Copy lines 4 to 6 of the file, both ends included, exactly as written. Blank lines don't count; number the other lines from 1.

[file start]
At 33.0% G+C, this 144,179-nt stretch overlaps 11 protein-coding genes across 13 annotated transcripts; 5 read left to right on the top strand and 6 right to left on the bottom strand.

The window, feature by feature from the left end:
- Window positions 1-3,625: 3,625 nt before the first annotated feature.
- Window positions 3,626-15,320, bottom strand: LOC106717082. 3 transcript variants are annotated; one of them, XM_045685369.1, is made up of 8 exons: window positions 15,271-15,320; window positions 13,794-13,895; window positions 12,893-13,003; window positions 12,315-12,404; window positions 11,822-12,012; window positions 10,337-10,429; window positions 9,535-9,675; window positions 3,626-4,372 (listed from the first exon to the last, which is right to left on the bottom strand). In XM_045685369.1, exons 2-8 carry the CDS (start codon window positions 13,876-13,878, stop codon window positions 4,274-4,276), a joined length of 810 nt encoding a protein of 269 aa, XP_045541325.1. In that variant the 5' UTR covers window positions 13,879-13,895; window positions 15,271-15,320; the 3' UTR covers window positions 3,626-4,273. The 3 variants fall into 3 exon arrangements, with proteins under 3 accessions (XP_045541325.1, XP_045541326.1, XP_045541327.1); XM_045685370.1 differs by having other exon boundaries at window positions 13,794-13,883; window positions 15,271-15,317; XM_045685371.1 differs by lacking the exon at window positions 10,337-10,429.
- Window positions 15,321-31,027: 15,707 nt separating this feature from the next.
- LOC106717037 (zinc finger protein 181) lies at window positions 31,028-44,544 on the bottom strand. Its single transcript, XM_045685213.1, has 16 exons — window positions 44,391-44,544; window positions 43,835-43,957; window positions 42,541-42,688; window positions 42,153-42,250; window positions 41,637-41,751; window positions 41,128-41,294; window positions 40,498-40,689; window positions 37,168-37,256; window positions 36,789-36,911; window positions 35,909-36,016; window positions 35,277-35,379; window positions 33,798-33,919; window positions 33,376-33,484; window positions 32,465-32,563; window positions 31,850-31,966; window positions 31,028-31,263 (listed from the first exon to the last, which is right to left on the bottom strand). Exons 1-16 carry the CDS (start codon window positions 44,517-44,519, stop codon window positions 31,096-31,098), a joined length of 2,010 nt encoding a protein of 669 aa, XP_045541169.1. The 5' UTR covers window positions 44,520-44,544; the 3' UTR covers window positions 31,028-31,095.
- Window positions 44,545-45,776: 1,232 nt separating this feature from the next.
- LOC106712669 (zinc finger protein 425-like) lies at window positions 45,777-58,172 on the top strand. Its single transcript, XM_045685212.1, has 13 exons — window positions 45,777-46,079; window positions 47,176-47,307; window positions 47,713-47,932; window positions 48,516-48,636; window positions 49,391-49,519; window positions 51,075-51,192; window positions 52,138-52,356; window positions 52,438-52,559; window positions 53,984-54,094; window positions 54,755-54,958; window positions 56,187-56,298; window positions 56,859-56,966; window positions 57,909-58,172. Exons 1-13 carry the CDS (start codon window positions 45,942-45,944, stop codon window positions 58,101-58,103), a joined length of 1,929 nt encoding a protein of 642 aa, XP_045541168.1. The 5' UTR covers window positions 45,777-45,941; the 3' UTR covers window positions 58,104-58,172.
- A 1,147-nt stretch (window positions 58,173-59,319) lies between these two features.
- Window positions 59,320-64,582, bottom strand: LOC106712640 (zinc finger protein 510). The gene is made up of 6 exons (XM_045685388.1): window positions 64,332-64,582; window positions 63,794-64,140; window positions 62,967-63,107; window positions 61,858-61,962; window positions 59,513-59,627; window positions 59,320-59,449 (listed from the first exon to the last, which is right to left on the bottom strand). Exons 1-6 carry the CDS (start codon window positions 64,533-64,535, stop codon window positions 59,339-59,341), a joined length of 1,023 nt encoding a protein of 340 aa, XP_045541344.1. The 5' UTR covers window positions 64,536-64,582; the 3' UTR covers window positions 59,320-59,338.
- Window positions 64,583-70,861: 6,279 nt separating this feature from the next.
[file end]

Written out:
- Window positions 3,626-15,320, bottom strand: LOC106717082. 3 transcript variants are annotated; one of them, XM_045685369.1, is made up of 8 exons: window positions 15,271-15,320; window positions 13,794-13,895; window positions 12,893-13,003; window positions 12,315-12,404; window positions 11,822-12,012; window positions 10,337-10,429; window positions 9,535-9,675; window positions 3,626-4,372 (listed from the first exon to the last, which is right to left on the bottom strand). In XM_045685369.1, exons 2-8 carry the CDS (start codon window positions 13,876-13,878, stop codon window positions 4,274-4,276), a joined length of 810 nt encoding a protein of 269 aa, XP_045541325.1. In that variant the 5' UTR covers window positions 13,879-13,895; window positions 15,271-15,320; the 3' UTR covers window positions 3,626-4,273. The 3 variants fall into 3 exon arrangements, with proteins under 3 accessions (XP_045541325.1, XP_045541326.1, XP_045541327.1); XM_045685370.1 differs by having other exon boundaries at window positions 13,794-13,883; window positions 15,271-15,317; XM_045685371.1 differs by lacking the exon at window positions 10,337-10,429.
- Window positions 15,321-31,027: 15,707 nt separating this feature from the next.
- LOC106717037 (zinc finger protein 181) lies at window positions 31,028-44,544 on the bottom strand. Its single transcript, XM_045685213.1, has 16 exons — window positions 44,391-44,544; window positions 43,835-43,957; window positions 42,541-42,688; window positions 42,153-42,250; window positions 41,637-41,751; window positions 41,128-41,294; window positions 40,498-40,689; window positions 37,168-37,256; window positions 36,789-36,911; window positions 35,909-36,016; window positions 35,277-35,379; window positions 33,798-33,919; window positions 33,376-33,484; window positions 32,465-32,563; window positions 31,850-31,966; window positions 31,028-31,263 (listed from the first exon to the last, which is right to left on the bottom strand). Exons 1-16 carry the CDS (start codon window positions 44,517-44,519, stop codon window positions 31,096-31,098), a joined length of 2,010 nt encoding a protein of 669 aa, XP_045541169.1. The 5' UTR covers window positions 44,520-44,544; the 3' UTR covers window positions 31,028-31,095.